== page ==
Source: (2012) Journal of Law and Society. 39(2)213-240.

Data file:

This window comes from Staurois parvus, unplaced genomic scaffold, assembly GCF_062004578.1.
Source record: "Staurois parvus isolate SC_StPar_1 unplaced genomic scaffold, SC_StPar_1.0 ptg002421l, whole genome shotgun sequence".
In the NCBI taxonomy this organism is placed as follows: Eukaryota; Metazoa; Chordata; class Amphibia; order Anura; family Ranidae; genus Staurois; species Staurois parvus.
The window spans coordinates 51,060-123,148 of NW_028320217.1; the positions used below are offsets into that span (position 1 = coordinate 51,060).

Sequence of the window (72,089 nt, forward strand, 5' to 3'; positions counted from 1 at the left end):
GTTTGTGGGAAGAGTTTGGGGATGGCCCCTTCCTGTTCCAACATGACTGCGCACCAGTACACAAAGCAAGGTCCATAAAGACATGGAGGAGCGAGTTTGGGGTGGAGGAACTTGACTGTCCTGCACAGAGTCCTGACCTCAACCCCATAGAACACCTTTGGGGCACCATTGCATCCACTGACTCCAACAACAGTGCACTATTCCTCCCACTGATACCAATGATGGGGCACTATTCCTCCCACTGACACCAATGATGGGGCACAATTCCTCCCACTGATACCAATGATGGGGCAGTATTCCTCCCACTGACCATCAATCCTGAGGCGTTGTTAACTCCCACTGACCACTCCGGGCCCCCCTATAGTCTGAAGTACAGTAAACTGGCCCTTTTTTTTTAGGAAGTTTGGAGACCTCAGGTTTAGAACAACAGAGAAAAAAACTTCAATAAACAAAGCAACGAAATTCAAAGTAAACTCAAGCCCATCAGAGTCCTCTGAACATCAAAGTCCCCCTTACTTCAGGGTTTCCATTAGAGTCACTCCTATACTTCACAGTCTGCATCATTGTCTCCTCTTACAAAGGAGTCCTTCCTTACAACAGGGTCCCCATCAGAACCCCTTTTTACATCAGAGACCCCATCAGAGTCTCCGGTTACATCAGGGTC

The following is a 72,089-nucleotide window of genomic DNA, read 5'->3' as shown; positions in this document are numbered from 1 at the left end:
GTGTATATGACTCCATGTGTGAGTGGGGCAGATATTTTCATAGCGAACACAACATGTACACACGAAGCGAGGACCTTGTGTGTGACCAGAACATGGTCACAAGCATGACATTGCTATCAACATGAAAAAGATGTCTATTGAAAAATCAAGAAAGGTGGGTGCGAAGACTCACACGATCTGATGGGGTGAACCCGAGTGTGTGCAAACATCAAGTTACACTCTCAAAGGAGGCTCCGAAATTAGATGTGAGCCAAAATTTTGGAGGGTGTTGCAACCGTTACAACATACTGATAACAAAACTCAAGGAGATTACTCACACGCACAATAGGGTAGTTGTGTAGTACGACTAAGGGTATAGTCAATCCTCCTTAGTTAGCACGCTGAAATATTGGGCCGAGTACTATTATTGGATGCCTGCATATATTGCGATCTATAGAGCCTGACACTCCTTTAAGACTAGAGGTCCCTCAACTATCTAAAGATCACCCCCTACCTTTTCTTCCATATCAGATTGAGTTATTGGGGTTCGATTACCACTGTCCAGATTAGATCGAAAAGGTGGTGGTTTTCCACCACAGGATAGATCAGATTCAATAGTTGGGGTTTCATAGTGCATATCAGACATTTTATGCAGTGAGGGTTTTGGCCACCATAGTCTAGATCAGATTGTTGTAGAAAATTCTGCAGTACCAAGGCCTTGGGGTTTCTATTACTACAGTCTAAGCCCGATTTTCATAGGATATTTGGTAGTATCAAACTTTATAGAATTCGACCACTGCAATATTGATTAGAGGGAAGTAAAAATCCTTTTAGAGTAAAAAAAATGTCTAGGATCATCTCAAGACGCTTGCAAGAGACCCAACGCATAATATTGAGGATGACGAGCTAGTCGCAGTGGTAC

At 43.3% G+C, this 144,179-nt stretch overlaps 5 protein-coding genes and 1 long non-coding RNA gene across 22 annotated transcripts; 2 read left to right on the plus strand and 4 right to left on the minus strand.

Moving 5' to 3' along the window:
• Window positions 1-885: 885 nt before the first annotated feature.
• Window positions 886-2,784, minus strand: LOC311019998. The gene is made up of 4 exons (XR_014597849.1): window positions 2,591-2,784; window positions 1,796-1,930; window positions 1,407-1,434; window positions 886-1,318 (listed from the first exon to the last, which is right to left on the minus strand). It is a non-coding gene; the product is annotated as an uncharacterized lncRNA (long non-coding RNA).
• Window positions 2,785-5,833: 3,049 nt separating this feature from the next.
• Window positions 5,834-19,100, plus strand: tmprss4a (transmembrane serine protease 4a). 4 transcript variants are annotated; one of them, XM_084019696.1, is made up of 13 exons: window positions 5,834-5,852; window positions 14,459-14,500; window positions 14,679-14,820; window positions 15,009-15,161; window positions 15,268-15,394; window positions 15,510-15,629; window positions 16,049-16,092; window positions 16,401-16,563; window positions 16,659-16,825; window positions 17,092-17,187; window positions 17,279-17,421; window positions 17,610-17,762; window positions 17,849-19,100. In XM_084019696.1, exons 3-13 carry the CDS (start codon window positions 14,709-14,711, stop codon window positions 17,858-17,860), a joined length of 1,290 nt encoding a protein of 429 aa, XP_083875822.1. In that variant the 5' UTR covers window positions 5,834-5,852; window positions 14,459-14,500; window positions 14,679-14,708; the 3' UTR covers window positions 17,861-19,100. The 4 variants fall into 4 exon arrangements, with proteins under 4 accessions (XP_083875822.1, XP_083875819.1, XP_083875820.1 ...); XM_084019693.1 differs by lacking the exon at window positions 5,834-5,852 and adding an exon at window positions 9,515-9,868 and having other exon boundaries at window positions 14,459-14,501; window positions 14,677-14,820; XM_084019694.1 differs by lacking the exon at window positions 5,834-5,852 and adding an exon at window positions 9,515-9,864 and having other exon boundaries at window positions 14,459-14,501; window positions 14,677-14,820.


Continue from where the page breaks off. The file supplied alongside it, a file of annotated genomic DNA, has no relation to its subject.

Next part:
The use of restorative justice in cases of sexual violence is highly contentious. Some argue that it may trivialize violence against women, revictimize the vulnerable, and endanger the safety of victim-survivors. On the other hand, from the perspective of victim-survivors, it may enable us to hear their stories more holistically, offering greater control and validation, and reduce victim-blaming. It may also provide an additional opportunity to secure some form of justice. Debate over the validity of these competing claims has largely taken place in an empirical vacuum. This article considers the results of an exploratory study of a restorative justice conference involving an adult survivor of child rape and other sexual abuse. The results, while necessarily tentative, provide good ground to consider afresh the possibilities of restorative justice in cases of sexual violence. The authors suggest that for those victim-survivors who wish to pursue this option, restorative justice may offer the potential to secure some measure of justice. (Published abstract)